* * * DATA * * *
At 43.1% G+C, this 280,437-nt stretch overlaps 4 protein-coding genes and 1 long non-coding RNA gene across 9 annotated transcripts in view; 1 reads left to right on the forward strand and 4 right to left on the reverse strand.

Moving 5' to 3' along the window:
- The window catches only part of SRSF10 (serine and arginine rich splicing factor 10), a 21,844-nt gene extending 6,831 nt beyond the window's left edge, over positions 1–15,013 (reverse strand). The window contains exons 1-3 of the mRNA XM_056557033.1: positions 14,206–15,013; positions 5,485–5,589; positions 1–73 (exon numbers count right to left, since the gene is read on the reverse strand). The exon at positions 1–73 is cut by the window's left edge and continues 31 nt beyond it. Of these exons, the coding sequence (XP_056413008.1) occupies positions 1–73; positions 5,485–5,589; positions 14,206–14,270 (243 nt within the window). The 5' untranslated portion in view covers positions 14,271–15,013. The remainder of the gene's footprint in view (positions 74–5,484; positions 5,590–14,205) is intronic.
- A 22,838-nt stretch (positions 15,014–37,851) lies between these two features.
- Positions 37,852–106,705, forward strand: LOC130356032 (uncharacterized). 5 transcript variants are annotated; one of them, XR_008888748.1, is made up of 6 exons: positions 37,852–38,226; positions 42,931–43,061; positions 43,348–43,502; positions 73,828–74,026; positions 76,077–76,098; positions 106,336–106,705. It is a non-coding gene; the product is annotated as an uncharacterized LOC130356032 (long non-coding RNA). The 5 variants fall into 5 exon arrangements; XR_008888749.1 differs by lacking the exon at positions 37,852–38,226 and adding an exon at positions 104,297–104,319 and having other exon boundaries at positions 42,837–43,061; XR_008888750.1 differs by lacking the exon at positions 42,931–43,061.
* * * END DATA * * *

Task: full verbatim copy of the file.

At 43.1% G+C, this 280,437-nt stretch overlaps 4 protein-coding genes and 1 long non-coding RNA gene across 9 annotated transcripts in view; 1 reads left to right on the forward strand and 4 right to left on the reverse strand.

Moving 5' to 3' along the window:
- The window catches only part of SRSF10 (serine and arginine rich splicing factor 10), a 21,844-nt gene extending 6,831 nt beyond the window's left edge, over positions 1–15,013 (reverse strand). The window contains exons 1-3 of the mRNA XM_056557033.1: positions 14,206–15,013; positions 5,485–5,589; positions 1–73 (exon numbers count right to left, since the gene is read on the reverse strand). The exon at positions 1–73 is cut by the window's left edge and continues 31 nt beyond it. Of these exons, the coding sequence (XP_056413008.1) occupies positions 1–73; positions 5,485–5,589; positions 14,206–14,270 (243 nt within the window). The 5' untranslated portion in view covers positions 14,271–15,013. The remainder of the gene's footprint in view (positions 74–5,484; positions 5,590–14,205) is intronic.
- A 22,838-nt stretch (positions 15,014–37,851) lies between these two features.
- Positions 37,852–106,705, forward strand: LOC130356032 (uncharacterized). 5 transcript variants are annotated; one of them, XR_008888748.1, is made up of 6 exons: positions 37,852–38,226; positions 42,931–43,061; positions 43,348–43,502; positions 73,828–74,026; positions 76,077–76,098; positions 106,336–106,705. It is a non-coding gene; the product is annotated as an uncharacterized LOC130356032 (long non-coding RNA). The 5 variants fall into 5 exon arrangements; XR_008888749.1 differs by lacking the exon at positions 37,852–38,226 and adding an exon at positions 104,297–104,319 and having other exon boundaries at positions 42,837–43,061; XR_008888750.1 differs by lacking the exon at positions 42,931–43,061.